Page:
The date was April 2017. The month that Lee Hancock’s world came crashing down.
Lee was diagnosed with advanced bowel cancer. A colonoscopy revealed a 15cm by 5cm tumour, more commonly known as Colorectal Cancer.
Lee is a keen judoka and part of the judo family at Quorn Judo Club where he began training at just seven years old. A near fatal car accident stopped him competing when he was 18 but carried on coaching for a number of years until business commitments stopped him
If that wasn’t enough to deal with, doctors also discovered that the cancer had spread to his liver, where a growth the size of a small melon was detected. Lee had to undergo a bowel resection which removed 4/5ths of his bowel (May 2017) followed by months of chemotherapy (July-Sept 2017). He then had further surgery to remove 50% of his liver (Sept 2017) followed by months of gruelling chemotherapy (finished Feb 2018).
At first, the family tried their best to be brave because they had heard Bowel Cancer is one of the easiest to treat, with chances of recovery and survival reported to be quite good. What they didn’t realise is this statistic doesn’t actually apply to stage 4 cancer, which is linked to just a 5-10% survival rate, at best, over a 5-year period.
Lee is a fighter and they have both tried to remain positive throughout his treatment but as they were just beginning to think that perhaps the worst could now be over, we were dealt another blow and would have to endure a further major setback.
After a routine check-up during 2018, doctors told them that the cancer was back and had now spread to Lee’s lungs and diaphragm. More invasive and painful surgery was now required and more chemotherapy was to follow.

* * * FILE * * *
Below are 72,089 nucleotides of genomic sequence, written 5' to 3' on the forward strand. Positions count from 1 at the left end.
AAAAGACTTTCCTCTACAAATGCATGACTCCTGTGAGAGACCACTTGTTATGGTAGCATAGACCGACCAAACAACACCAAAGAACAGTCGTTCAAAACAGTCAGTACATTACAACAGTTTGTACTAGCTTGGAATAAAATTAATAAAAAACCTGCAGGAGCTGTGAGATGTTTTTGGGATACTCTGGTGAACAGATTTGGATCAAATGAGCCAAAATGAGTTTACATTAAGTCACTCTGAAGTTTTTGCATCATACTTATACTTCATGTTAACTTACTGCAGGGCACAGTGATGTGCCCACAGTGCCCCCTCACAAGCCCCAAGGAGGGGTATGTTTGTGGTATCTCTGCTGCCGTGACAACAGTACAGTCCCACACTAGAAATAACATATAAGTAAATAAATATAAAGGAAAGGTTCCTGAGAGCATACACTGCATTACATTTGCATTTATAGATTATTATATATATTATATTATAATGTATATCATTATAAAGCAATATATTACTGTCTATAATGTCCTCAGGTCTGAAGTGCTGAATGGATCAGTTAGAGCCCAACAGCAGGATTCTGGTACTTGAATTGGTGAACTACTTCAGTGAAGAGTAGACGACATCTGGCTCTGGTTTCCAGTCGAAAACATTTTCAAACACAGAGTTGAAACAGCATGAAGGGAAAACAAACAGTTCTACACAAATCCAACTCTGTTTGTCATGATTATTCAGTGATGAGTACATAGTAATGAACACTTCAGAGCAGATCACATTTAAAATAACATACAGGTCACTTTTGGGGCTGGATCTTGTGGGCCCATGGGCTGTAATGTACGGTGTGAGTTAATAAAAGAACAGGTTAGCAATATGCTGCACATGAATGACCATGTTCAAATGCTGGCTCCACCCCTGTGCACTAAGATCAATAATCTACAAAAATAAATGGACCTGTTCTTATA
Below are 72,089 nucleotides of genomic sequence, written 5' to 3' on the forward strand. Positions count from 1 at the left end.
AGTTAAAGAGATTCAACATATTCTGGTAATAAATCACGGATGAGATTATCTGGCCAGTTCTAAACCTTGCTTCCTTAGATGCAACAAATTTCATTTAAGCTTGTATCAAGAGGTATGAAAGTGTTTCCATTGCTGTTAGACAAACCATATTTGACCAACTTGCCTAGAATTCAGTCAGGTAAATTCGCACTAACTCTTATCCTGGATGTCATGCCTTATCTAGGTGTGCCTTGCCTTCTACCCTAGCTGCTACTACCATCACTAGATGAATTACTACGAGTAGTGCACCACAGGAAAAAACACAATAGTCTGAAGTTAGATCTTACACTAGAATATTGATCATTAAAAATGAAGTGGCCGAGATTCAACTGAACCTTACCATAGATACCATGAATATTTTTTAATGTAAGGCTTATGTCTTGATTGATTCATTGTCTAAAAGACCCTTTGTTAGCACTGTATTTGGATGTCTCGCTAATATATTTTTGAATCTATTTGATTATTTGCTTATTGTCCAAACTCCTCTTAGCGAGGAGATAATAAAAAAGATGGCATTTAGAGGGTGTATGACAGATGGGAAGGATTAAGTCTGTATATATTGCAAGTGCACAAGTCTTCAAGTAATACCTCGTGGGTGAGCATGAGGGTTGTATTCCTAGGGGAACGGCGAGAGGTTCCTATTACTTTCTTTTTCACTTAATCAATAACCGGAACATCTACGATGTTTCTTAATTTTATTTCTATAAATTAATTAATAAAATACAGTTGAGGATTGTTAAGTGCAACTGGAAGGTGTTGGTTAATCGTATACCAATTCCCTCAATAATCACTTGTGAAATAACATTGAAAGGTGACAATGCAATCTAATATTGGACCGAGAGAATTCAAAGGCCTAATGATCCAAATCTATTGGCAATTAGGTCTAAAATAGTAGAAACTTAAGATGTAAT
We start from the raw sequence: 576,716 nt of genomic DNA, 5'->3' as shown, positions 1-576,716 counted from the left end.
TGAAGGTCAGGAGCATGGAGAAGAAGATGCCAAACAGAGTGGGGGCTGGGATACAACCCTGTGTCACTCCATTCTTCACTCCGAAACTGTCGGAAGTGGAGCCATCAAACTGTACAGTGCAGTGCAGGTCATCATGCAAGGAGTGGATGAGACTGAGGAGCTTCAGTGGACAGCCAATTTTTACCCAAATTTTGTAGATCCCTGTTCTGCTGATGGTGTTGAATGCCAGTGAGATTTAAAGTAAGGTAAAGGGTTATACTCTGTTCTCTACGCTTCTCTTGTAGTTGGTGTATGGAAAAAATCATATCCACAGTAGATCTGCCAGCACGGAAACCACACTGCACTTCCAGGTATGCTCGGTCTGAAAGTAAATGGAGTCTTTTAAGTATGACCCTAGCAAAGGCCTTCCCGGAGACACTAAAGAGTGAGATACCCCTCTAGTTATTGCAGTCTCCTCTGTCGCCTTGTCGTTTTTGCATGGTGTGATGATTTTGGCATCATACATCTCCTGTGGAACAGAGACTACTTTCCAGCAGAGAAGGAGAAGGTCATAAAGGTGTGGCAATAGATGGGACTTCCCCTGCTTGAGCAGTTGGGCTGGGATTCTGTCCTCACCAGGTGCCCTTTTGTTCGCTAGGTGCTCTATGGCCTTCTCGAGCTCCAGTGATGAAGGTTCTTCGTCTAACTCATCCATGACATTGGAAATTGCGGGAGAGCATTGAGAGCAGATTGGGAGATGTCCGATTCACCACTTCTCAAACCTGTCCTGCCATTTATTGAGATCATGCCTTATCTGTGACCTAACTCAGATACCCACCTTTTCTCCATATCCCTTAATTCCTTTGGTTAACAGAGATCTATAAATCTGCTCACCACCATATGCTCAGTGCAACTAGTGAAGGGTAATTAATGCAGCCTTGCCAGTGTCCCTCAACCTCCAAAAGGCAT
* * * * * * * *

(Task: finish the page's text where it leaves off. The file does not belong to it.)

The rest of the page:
Lee was found to have a BRAF V600E mutation, which means that his cancer type ‘mutates’ whenever it is attacked. Whenever they try to treat this cancer, it learns what is attacking it and mutates so you can’t stop it. The gene mutation makes his tumours resistant to chemotherapy and other treatments. Up to one in five people with certain kinds of cancer will have this mutation, which means a very high chance of mortality.
15-20% people diagnosed with Bowel Cancer, Skin Cancer, Non-Small Cell Lung Cancer & Hairy Cell Leukaemia will have this mutation. Meaning thousands of people like Lee will die from this disease. With further testing and understanding there could be a cure for this type of cancer.
To extend Lee’s life, and therefore others, the family have been given the opportunity to access a method called CRISPR which traces faults in the genes. When these faults are found they can be switched off using targeted treatment to effectively kill off the cancer cells.
When Lee’s cancer is better understood better matches can be made for treatment. Achieving our target would fully fund crucial CRISPR sequencing and a dedicated, full time researcher at University of Birmingham. This research could lead to the answer that saves Lee from an early death.
So far the family have raised over £25,000 but the support from the judo family, we can help push them further towards their target.